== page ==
Class 4FF, you are LIVE on BBC1, please do not swear!" Davina McCall's foghorn may have been absent but Big Brother loomed large over Classroom Secrets. The idea was to rig up a classroom at Humberstone Junior School in Leicester with fixed cameras, film the pupils and teachers for a week and then show the footage to staff and parents in order to root out the causes of "low-level disruption" and eradicate them together. A lesson in Big Society schooling, if you like.
The unsurprising revelation was that the causes of "low-level disruption" are children, so, short of an Orwellian purge, there's not an awful lot you can do about that. And while the parents and staff seemed to learn something from it, I wonder if anyone asked the children's permission to film them in those precious personality-forming hours away from the family home.
It was quite fun, in any case, to watch their impressive avoidance techniques. Alongside 21st-century tricks involving white boards and Cheryl Cole dance routines, the best distractions proved to be the timeless ones – sprawling and cheek-puffing, bubble-blowing, sharpener-stealing and urgent, whispered requests for tickles. Top marks went to Corey, who, floundering in literacy, pleaded hunger and was duly taken out of class for a piece of toast. After 20 minutes of his assiduous jam-spreading and crumb-clearing, the teaching assistant thought it time to chivvy him back: "You've missed half of class." "That's the whole idea," said Corey, licking his fingers thoughtfully. Clever boy.
There was a serious point to all of this, though. Chastened parents discovered that their little angels were in fact devilishly naughty or that they were struggling academically and socially far more than they let on at home. The school and its motivated young staff came across very well with their well-researched learning techniques and self-esteem booster sessions, if a little Supernanny-ish, in their interactions with parents. "If we could film children once a year and show it to their parents," said steely headteacher Annemarie Williams, "we probably would." The problem is that cameras, like an Ofsted inspection, can't really capture a school. The teachers are all on their best behaviour; the children, spawn of Big Brother, are on their scene-stealing worst. Take Maisie, a bright girl with a penchant for pulling faces. "I'm trying my best not to swear in front of the cameras," she whispered, Diary Room-style – a reality-show veteran, aged eight.
Otherwise, the programme turned up little. Schools will always have behaviour issues – looking to lay the blame at the door of parents or teachers is not all that useful. And spying on pupils is not all that healthy. "You've just got to leave a lot in the teachers' hands," surmised one parent. Well, yes. Schoolteachers shouldn't need fixed-camera footage for parents to trust them. I'm just glad that when I was eight I only had parents' evening once a year to worry about.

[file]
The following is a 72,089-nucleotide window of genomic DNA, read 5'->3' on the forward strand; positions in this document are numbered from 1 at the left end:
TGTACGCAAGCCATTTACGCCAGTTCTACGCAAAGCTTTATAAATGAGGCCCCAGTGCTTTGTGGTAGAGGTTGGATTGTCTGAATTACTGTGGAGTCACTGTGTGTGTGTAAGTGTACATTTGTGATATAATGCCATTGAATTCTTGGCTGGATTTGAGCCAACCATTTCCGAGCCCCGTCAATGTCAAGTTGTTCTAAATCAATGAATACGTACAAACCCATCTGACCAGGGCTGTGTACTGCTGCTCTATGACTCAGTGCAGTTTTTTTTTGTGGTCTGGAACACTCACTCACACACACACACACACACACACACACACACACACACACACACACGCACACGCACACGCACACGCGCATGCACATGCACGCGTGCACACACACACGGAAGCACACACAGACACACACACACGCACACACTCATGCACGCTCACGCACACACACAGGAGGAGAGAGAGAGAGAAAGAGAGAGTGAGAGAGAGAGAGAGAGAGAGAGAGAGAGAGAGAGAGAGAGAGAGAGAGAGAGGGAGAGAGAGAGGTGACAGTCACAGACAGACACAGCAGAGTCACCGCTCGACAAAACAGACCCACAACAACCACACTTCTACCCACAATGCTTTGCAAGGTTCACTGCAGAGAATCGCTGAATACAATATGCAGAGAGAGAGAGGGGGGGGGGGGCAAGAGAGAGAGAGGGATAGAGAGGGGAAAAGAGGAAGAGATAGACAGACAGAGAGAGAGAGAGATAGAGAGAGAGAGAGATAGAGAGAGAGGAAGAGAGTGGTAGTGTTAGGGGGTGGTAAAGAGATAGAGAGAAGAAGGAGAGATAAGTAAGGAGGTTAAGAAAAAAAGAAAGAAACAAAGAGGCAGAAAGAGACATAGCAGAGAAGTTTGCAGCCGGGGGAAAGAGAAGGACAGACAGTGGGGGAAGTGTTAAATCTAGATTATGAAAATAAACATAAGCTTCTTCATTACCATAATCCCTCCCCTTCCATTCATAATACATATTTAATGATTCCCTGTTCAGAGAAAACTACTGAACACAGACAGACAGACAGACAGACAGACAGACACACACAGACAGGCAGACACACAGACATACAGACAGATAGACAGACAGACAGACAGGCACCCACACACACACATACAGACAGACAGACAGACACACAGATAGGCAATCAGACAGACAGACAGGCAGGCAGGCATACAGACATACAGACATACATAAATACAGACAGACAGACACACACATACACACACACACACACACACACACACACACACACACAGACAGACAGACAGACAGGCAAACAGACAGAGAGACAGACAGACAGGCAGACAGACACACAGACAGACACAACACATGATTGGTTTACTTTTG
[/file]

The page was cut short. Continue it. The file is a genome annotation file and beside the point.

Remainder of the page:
Emergency! Call Captain Jack! Somebody's stolen all the aliens from Torchwood! The racy Doctor Who spin-off for grown-ups has returned for a fourth series, this time with an injection of American cash. And so the first episode of this BBC/Starz co-production sees the CIA crash-landing in Cardiff, complete with helicopters, fireballs, a handful of well-known Americans (Bill Pullman, ER 's Mekhi Phifer, Six Feet Under's Lauren Ambrose) – and not a Weevil in sight. Even Jack didn't appear for 20 minutes, though when he did it was amid a hail of gunshots and suicide bombs. For a sci-fi agnostic like me this is no bad thing. The aliens are sure to emerge (from someone's stomach? A phone box? Oh, I don't know) in the next episode – but you can see why the purists might grumble.
For now, the really quite gripping premise of Miracle Day is that across the globe people have stopped dying. DOAs keep on living, death row prisoners can't be killed, even headless bomb victims continue to twitch on the slab. The implications for the planet are unimaginable – a population increasing by three million every two days while a paedophile and murderer who survived lethal injection is hailed as the Messiah. Meanwhile, Torchwood has been disbanded, Jack has disappeared and Gwen is living the quiet, if paranoid, life on a windswept Welsh farm with her new baby. Not for long, of course.
The story, unfolding over 10 episodes, is aimed squarely at the box-set market and while some may find the attempts to appeal to UK and US audiences alike a little trying, I rather enjoyed the fruits of this new special relationship. Russell T Davies's larky writing continues to shine and there are the same silly jokes but the trans-Atlantic locations are better and the special effects bigger (strafing helicopter vs open-top jeep on a Welsh beach? Why not?). As Captain Jack, John Barrowman is as plastic and unearthly as always, while Gwen – the most sympathetic of the gang – is now a dab hand at wielding a semi-automatic and a baby with the same arm. Of the new arrivals, Phifer as Rex Matheson is the one to watch, as his cool CIA persona comes under increasing pressure from the twin alien forces of the Welsh – "Wales is insane!" – and, well, aliens. Whether the story will sustain itself for another nine episodes remains to be seen. In the meantime, any apocalyptic American drama that makes jokes about the Severn Bridge at moments of high tension – "Wait a minute, I've got to pay for this bridge?" – has my vote.